The Space Force has asked Congress in its 2021 unfunded priorities list for an extra $30m to accelerate payload development; the budget request only includes $4.4m.
The new constellation will comprise a minimum of four — perhaps up to eight — satellites in Geosynchronous Orbit (GEO, some 36,000 kilometers in altitude) rather than in the Medium Earth Orbit (around 20,000 kilometers) where other GPS satellites orbit, Gattle said. Using GEO allows regional coverage with fewer satellites; the current GPS systems needs a minimum of 24 satellites to provide a global signal.
Moreover, the flying saucer-shaped satellites are small, and thus can be launched rapidly and cheaply, he said. The design is based on the so-called Espa rings used by SpaceX on its Falcon 9 to launch multiple satellites at once.
“It would not be hard to launch four to eight on a [single] rocket,” Gattle said. “It saves money and time.”
While the highly maneuverable birds can shift their coverage from one regional hot spot to another, they need to start somewhere. At the moment, Gattle said, AFRL hasn’t chosen which region the satellites will be initially deployed over — although he noted it is likely to be either the Indo-Pacific or Centcom’s areas.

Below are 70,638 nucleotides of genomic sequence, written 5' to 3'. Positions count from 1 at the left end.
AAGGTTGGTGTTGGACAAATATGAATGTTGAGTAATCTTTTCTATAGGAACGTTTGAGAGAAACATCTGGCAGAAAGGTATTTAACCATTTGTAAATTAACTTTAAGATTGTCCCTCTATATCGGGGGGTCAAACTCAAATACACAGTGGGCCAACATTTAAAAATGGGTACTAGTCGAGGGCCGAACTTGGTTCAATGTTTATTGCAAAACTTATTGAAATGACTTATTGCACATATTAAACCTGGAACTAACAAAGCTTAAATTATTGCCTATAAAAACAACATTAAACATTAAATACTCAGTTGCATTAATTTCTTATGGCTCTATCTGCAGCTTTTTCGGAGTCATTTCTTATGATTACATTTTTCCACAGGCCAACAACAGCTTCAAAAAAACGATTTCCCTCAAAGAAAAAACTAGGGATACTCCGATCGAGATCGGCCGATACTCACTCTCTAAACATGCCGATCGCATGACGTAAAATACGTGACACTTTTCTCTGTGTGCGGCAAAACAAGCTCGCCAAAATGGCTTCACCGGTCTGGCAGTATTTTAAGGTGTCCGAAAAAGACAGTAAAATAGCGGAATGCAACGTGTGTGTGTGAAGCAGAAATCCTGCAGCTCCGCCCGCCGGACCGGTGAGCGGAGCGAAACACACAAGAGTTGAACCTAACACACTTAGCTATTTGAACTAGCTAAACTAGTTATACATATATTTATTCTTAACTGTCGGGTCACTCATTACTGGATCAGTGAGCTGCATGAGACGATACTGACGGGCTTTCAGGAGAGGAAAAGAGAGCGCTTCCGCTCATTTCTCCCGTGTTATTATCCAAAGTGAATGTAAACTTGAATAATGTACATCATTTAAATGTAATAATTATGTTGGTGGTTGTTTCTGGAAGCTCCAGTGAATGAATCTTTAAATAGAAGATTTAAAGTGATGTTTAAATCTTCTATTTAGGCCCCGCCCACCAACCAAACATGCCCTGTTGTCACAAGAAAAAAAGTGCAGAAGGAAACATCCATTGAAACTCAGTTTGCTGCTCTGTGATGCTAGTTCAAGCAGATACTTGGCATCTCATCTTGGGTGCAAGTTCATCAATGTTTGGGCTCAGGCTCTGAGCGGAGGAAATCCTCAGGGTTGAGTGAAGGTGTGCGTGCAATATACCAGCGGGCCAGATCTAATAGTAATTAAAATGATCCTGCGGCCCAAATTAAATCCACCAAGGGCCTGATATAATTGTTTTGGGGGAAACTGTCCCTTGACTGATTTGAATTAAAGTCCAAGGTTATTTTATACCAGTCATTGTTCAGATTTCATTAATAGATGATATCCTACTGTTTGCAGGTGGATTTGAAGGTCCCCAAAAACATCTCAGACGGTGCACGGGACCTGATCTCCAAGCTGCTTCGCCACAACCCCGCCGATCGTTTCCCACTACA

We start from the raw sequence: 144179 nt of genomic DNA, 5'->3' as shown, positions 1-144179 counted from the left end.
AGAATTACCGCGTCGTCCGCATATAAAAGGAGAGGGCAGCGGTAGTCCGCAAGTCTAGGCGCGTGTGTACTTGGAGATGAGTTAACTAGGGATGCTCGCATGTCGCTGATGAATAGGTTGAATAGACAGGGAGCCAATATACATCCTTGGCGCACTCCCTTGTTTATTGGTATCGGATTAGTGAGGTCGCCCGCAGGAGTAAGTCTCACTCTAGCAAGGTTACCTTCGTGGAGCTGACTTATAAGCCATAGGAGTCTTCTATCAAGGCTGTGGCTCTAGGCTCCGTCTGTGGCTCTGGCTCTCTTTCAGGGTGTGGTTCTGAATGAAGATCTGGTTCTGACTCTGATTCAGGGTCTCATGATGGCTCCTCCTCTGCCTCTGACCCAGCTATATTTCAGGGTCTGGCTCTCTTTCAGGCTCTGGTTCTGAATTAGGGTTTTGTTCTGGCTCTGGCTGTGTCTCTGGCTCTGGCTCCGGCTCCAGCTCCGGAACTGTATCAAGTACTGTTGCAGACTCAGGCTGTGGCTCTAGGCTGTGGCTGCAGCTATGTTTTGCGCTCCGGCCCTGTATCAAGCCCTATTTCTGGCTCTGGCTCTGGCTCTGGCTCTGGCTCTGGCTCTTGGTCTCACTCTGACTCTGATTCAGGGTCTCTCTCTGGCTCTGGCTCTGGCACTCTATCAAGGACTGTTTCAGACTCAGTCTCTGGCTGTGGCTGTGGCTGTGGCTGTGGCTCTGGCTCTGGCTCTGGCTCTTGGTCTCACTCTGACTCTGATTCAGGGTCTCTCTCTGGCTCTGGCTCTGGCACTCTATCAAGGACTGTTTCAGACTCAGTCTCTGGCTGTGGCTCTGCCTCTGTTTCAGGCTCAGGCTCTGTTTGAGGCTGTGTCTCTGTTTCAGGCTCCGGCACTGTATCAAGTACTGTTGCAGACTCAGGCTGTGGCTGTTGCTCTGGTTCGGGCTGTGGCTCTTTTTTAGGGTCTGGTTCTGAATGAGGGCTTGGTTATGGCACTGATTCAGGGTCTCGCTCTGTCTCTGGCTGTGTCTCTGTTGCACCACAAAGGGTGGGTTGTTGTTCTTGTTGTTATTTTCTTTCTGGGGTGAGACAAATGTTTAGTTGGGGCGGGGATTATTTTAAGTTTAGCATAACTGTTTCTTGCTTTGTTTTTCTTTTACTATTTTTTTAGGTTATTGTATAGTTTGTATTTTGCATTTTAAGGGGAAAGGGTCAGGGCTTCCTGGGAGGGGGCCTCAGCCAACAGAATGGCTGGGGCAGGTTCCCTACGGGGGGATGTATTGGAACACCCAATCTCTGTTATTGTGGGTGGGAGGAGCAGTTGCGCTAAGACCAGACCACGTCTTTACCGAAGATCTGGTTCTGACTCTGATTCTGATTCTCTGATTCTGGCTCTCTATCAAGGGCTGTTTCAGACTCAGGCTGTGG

In addition to being maneuverable, the navigational payload is fully digital — unlike current GPS satellites — so software can be upgraded as new capabilities are developed. This, Gattle said, will allow the satellites to keep pace with the threat.
Digitizing the Mission Data Unit (MDU) at the heart of the NTS-3 navigation payload provides the ability to change the satellite’s frequency to avoid jamming, he explained, and to increase power to blast the navigation signal through the white noise a jamming system creates.
“NTS-3 will experiment with a new digital signal generator that can be reprogrammed on-orbit, enabling it to broadcast new signals, improve performance by avoiding and defeating interference, and adding signatures for detecting spoofing attacks,” according to an AFRL fact sheet.